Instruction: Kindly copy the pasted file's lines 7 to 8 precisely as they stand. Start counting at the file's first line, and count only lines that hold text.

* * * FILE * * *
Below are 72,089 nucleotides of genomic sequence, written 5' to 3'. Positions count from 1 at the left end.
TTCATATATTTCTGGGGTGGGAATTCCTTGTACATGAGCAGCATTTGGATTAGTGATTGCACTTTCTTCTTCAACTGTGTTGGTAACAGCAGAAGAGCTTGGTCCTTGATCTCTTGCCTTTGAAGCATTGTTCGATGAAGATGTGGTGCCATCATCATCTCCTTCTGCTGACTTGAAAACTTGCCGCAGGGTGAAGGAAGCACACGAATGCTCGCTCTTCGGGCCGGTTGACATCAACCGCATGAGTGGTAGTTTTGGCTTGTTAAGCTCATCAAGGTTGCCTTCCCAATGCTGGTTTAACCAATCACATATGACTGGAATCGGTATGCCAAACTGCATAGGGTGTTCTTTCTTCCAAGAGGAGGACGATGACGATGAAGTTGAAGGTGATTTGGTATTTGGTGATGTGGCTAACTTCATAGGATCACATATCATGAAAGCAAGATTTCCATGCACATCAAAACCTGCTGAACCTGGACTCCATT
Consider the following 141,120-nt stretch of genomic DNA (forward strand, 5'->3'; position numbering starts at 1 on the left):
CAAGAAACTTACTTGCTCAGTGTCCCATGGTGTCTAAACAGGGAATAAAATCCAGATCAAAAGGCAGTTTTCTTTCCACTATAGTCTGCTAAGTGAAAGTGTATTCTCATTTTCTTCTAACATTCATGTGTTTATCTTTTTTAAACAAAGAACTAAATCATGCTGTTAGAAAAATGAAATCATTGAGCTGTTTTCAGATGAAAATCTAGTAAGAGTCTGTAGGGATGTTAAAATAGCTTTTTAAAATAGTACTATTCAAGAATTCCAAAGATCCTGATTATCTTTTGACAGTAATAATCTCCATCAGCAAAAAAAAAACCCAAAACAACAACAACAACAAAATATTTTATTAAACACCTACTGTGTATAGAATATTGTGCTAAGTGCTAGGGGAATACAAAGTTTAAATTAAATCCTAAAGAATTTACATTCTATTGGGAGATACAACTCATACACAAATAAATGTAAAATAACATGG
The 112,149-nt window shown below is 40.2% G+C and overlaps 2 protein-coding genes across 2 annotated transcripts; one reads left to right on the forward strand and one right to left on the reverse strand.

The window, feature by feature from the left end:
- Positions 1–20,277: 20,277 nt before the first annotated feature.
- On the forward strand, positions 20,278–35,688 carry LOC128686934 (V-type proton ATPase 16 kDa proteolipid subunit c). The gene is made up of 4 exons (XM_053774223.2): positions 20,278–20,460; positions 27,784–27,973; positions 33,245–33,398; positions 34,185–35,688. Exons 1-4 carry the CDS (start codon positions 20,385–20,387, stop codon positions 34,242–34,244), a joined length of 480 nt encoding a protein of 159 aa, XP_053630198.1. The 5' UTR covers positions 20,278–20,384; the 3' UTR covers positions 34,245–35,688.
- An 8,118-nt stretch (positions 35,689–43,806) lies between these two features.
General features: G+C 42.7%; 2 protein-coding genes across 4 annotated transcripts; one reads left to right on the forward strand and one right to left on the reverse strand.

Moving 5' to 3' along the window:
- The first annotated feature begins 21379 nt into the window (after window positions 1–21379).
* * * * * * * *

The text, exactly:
- Positions 1–20,277: 20,277 nt before the first annotated feature.
- On the forward strand, positions 20,278–35,688 carry LOC128686934 (V-type proton ATPase 16 kDa proteolipid subunit c). The gene is made up of 4 exons (XM_053774223.2): positions 20,278–20,460; positions 27,784–27,973; positions 33,245–33,398; positions 34,185–35,688. Exons 1-4 carry the CDS (start codon positions 20,385–20,387, stop codon positions 34,242–34,244), a joined length of 480 nt encoding a protein of 159 aa, XP_053630198.1. The 5' UTR covers positions 20,278–20,384; the 3' UTR covers positions 34,245–35,688.